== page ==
Employers have been inundated with information regarding fee disclosure as it relates to their retirement plans over the last several years. One cost that is often overlooked is dealing with lost terminated participants. It is the employer's responsibility to track down these employees so they can be provided the necessary information and notices, as they are still participants in the plan. The problem is, what options do employers have since last year the Internal Revenue Service discontinued its letter-forwarding program to help find lost participants?
The Department of Labor suggests these methods in attempting to locate missing participants who may be due benefits:
* Use certified mail
* Check related plan records or other benefit plans
* Contact a designated beneficiary
* Use a letter forwarding service
* Google names or use social media options
* Use a search firm
No one solution works all the time, so employers will need to work to keep participant information up to date. The hidden cost is the HR time it takes to keep track and update records for terminated participants or to track down lost participants. Note that the DOL's Field Assistant Bulletin 2004-02 covers, in addition to these steps, other very helpful information about the plan sponsor's fiduciary duties with respect to missing participants. The bulletin is at: http://tinyurl.com/DOLFAB2004-2.
Plan sponsor's 2nd Quarter to do list
* If a plan audit is required in connection with the Form 5500, make arrangements with an independent accountant/auditor for the audit to be completed before the Form 5500 due date. (Calendar year plans)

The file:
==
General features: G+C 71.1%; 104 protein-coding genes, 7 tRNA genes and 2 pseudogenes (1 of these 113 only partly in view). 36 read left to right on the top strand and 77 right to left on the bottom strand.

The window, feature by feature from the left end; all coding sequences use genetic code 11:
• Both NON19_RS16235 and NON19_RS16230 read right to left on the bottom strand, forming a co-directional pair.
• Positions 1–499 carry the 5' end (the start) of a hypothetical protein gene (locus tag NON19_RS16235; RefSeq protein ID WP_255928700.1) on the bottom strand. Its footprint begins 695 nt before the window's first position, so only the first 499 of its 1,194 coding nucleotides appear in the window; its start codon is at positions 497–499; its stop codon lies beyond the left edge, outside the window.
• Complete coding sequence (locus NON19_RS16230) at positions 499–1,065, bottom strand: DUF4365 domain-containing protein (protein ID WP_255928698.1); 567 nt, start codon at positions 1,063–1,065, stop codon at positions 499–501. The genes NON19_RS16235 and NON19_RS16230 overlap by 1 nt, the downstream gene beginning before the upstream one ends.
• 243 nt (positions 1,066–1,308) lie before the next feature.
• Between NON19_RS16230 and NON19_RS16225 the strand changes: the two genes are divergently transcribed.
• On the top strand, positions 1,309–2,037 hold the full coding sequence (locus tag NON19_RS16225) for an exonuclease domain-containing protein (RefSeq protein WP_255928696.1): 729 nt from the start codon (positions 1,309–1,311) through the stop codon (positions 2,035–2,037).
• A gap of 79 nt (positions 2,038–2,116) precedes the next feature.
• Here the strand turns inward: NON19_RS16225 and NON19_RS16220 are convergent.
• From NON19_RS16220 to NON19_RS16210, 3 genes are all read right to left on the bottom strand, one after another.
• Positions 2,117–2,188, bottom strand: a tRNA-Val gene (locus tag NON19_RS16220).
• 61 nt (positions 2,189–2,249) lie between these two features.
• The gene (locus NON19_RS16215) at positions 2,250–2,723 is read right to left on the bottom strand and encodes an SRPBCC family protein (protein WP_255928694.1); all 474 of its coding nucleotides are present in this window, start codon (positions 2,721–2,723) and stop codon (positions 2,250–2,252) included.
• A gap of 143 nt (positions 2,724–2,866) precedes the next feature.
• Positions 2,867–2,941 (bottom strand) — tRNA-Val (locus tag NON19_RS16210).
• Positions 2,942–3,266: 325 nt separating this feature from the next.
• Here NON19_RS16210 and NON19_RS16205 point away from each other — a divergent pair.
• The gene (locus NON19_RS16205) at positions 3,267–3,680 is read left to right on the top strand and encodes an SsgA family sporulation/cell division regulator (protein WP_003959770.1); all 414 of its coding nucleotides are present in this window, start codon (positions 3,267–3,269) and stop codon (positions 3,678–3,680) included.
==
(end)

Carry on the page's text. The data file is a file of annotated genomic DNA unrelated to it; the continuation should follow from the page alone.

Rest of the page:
* Audit first quarter payroll and plan deposit dates to ensure compliance with the DOL's rules regarding timely deposit of participant contributions and loan repayments.
* Monitor the status of the completion of Form 5500, and if required, a plan audit. (Calendar year plans)
* Issue a reminder memo or email to all employees to encourage them to review and update, if necessary, their beneficiary designations for all benefit plans by which they are covered.
* Perform a thorough annual review of the plan's Summary Plan Description and other enrollment and plan materials to verify that all information is accurate and current, and identify cases in which revisions are necessary.
* Begin planning an internal audit of participant loans granted during the first six months of the year. Check for delinquent payments and verify that repayment terms and amounts borrowed do not violate legal limits.
* Confirm Form 5500, and plan audit if required, will be completed prior to the filing deadline or that an extension of time to file will be necessary. (Calendar year plans)
* Review plan operations to determine if any qualification failures or operational violations occurred during the first half of the calendar year. If a failure or violation is found, consider using an IRS or DOL self-correction program to resolve it.
* Consult your plan's financial, legal or tax adviser regarding these and any other items that may apply to your plan.
Securities offered through LPL Financial, Member FINRA/SIPC.
Ludwig, ChFC, AIF, CRPS, is a financial adviser with LHDretirement and EBA's new retirement columnist. Reach him at email@example.com.
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